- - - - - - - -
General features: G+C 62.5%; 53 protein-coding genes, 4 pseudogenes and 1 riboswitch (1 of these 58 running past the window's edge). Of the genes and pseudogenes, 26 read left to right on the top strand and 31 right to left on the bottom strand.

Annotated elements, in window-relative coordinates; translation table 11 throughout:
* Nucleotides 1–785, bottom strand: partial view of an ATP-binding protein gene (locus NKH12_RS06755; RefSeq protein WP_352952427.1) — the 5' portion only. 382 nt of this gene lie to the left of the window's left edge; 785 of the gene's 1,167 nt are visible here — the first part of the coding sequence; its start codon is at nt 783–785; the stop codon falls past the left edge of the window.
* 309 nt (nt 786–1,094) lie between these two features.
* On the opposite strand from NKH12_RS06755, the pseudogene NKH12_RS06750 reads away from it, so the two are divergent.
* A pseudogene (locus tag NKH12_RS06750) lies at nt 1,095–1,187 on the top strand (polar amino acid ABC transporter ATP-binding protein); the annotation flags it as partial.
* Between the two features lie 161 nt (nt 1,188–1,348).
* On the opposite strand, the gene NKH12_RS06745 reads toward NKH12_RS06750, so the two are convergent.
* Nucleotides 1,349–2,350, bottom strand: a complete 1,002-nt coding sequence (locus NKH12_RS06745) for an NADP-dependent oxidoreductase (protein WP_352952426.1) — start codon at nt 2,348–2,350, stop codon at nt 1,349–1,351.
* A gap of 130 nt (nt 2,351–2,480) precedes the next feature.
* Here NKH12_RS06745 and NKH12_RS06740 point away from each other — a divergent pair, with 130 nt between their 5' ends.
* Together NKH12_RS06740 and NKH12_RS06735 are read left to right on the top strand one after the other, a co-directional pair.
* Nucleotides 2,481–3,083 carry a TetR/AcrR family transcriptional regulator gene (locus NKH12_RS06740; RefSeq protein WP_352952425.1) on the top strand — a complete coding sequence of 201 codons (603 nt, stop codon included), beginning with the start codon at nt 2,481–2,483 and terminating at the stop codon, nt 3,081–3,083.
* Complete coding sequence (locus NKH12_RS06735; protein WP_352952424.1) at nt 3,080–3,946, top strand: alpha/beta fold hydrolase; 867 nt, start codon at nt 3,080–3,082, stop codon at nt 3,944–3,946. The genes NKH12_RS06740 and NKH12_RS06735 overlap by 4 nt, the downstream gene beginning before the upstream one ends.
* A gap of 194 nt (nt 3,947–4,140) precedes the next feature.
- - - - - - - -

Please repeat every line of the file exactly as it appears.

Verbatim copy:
General features: G+C 62.5%; 53 protein-coding genes, 4 pseudogenes and 1 riboswitch (1 of these 58 running past the window's edge). Of the genes and pseudogenes, 26 read left to right on the top strand and 31 right to left on the bottom strand.

Annotated elements, in window-relative coordinates; translation table 11 throughout:
* Nucleotides 1–785, bottom strand: partial view of an ATP-binding protein gene (locus NKH12_RS06755; RefSeq protein WP_352952427.1) — the 5' portion only. 382 nt of this gene lie to the left of the window's left edge; 785 of the gene's 1,167 nt are visible here — the first part of the coding sequence; its start codon is at nt 783–785; the stop codon falls past the left edge of the window.
* 309 nt (nt 786–1,094) lie between these two features.
* On the opposite strand from NKH12_RS06755, the pseudogene NKH12_RS06750 reads away from it, so the two are divergent.
* A pseudogene (locus tag NKH12_RS06750) lies at nt 1,095–1,187 on the top strand (polar amino acid ABC transporter ATP-binding protein); the annotation flags it as partial.
* Between the two features lie 161 nt (nt 1,188–1,348).
* On the opposite strand, the gene NKH12_RS06745 reads toward NKH12_RS06750, so the two are convergent.
* Nucleotides 1,349–2,350, bottom strand: a complete 1,002-nt coding sequence (locus NKH12_RS06745) for an NADP-dependent oxidoreductase (protein WP_352952426.1) — start codon at nt 2,348–2,350, stop codon at nt 1,349–1,351.
* A gap of 130 nt (nt 2,351–2,480) precedes the next feature.
* Here NKH12_RS06745 and NKH12_RS06740 point away from each other — a divergent pair, with 130 nt between their 5' ends.
* Together NKH12_RS06740 and NKH12_RS06735 are read left to right on the top strand one after the other, a co-directional pair.
* Nucleotides 2,481–3,083 carry a TetR/AcrR family transcriptional regulator gene (locus NKH12_RS06740; RefSeq protein WP_352952425.1) on the top strand — a complete coding sequence of 201 codons (603 nt, stop codon included), beginning with the start codon at nt 2,481–2,483 and terminating at the stop codon, nt 3,081–3,083.
* Complete coding sequence (locus NKH12_RS06735; protein WP_352952424.1) at nt 3,080–3,946, top strand: alpha/beta fold hydrolase; 867 nt, start codon at nt 3,080–3,082, stop codon at nt 3,944–3,946. The genes NKH12_RS06740 and NKH12_RS06735 overlap by 4 nt, the downstream gene beginning before the upstream one ends.
* A gap of 194 nt (nt 3,947–4,140) precedes the next feature.